Till Rolls was commissioned by the Towner Art Gallery Eastbourne specifically for the exhibition Compulsive, Obsessive, Repetitive (2011).
‘Till Roll’s’ is typical of Jill Townsley's practice; it is often large in scale, installation or temporary, though the physical labour applied to its construction is generally excruciatingly repetitive. She is interested in the subjective results of repetitive action, such as ‘failure', ‘temporality', ‘erasure' and 'authorship'. She generally uses everyday materials, such as, plastic spoons, broom bristles or staple wire.
In this work she has used 10,000 till roll’s, each of which has its middle extruded from the center, to form a tall vertical cone. Each cone differs in height, from very small to 3meters (10ft) high. Each roll is placed on the floor to form a giant grid; 5.7 meters square. This structure is reminiscent of a graph, though we have no access to what it is recording.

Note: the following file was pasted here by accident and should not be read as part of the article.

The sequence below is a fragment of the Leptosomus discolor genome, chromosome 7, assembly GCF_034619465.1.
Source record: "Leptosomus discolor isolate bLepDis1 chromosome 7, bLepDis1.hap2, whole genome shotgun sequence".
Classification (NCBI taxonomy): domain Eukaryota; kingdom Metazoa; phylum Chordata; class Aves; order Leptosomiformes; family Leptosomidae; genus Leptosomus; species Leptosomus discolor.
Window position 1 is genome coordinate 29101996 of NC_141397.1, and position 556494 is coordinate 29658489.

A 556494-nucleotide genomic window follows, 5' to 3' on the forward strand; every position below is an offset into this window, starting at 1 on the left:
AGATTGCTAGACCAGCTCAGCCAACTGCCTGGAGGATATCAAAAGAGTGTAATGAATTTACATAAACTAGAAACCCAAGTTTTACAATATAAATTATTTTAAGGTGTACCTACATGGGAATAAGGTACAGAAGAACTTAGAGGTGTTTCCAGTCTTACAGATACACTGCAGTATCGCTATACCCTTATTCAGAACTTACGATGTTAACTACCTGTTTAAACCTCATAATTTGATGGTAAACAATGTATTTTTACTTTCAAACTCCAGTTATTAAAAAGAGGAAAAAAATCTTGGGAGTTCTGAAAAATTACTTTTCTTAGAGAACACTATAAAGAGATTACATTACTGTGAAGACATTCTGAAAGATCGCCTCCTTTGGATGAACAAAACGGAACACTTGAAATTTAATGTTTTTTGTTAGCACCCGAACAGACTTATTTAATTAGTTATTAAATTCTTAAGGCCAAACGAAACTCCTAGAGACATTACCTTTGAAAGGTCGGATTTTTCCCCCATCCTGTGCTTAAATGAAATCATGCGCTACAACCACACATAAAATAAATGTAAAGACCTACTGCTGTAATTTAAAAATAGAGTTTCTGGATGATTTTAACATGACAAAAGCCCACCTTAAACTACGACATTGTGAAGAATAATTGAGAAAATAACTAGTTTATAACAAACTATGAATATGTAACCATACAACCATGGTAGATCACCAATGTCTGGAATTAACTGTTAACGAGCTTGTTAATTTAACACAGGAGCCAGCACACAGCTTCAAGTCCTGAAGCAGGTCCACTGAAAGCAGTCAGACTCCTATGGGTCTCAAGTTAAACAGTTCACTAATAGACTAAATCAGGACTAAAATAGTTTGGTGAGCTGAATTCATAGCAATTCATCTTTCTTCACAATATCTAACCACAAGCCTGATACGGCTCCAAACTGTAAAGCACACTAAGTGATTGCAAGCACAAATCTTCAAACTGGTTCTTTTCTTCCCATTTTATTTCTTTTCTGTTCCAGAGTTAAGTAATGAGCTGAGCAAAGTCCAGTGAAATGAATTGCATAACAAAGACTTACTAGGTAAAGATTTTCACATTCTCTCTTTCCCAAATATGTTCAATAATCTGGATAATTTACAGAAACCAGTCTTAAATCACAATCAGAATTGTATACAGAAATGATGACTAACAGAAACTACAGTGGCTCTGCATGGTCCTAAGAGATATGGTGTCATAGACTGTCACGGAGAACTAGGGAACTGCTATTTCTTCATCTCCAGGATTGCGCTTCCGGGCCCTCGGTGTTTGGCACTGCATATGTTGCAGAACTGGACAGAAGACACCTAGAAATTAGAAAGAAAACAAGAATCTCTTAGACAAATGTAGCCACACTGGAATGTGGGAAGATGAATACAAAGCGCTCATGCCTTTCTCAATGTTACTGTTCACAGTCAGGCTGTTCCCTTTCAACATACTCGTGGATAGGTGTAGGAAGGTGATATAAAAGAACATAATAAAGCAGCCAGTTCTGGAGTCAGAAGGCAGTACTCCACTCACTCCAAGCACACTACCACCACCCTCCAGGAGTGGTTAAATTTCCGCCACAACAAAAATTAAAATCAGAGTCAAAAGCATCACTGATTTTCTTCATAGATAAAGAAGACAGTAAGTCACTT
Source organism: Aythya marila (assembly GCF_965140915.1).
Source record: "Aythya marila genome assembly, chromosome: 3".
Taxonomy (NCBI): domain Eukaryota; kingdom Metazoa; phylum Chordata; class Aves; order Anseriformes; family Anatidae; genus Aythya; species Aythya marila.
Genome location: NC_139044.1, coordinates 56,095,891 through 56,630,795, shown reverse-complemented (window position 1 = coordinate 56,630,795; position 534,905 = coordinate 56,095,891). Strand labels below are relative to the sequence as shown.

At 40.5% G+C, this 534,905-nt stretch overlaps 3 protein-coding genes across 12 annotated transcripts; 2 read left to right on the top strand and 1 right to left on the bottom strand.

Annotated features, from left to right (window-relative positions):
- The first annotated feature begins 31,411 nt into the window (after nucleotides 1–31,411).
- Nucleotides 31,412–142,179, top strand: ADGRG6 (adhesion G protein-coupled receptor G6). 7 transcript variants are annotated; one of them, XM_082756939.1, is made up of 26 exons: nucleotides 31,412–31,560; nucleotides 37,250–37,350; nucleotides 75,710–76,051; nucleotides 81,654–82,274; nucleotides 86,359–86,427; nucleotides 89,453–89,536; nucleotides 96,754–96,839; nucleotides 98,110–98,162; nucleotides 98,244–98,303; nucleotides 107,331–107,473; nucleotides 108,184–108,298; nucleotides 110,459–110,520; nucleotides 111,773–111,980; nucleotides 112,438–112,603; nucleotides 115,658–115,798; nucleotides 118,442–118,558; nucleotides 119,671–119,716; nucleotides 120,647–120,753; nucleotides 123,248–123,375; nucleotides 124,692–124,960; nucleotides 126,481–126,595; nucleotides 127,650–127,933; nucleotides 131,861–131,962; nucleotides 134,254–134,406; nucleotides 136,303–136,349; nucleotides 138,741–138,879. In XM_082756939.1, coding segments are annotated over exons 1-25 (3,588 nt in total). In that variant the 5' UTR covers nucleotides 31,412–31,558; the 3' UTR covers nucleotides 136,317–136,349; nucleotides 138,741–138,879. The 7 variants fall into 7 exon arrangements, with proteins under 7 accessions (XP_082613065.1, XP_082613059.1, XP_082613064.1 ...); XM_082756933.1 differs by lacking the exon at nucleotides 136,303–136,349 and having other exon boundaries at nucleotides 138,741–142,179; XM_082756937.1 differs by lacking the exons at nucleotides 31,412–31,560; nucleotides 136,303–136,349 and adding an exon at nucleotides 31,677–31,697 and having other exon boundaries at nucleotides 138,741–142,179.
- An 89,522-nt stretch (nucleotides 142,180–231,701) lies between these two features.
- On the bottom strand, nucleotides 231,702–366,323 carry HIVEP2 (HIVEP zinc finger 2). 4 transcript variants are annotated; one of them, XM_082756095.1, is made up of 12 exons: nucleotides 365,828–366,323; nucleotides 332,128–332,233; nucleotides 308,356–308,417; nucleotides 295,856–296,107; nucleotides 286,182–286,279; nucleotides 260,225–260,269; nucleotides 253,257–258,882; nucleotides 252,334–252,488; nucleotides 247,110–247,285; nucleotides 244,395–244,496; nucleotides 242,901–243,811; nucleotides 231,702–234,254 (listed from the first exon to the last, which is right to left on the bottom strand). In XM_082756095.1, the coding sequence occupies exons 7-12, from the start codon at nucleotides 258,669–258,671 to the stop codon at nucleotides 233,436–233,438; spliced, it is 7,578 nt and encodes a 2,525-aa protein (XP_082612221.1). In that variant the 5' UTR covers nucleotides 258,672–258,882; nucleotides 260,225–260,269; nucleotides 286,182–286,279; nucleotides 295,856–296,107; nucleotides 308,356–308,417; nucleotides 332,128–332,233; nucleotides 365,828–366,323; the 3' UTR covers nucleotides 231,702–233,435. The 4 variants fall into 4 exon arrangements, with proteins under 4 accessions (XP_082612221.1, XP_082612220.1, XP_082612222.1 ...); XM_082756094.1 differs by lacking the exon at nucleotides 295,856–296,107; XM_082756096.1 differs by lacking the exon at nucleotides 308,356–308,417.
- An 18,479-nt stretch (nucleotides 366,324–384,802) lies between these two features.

Compulsive, Obsessive, Repetitive, is a group show of sculptors who obsessively use small scale repetitive processes to create large scale installations.
The exhibition comprises five new commissions by:
Henry Seaton (Rex Henry and Graham Seaton)
It also features an earlier work by Claire Morgan.
These artists are motivated by the need to compulsively repeat an action – in a labour intensive and painstaking way - to create a large scale installation composed of multiple elements.
From MacMurray’s sculptural drawing made from corrugated hose to Hadzi-Vasileva’s wall of salmon skins, individual elements are transformed through repetition into something more than the sum of its parts.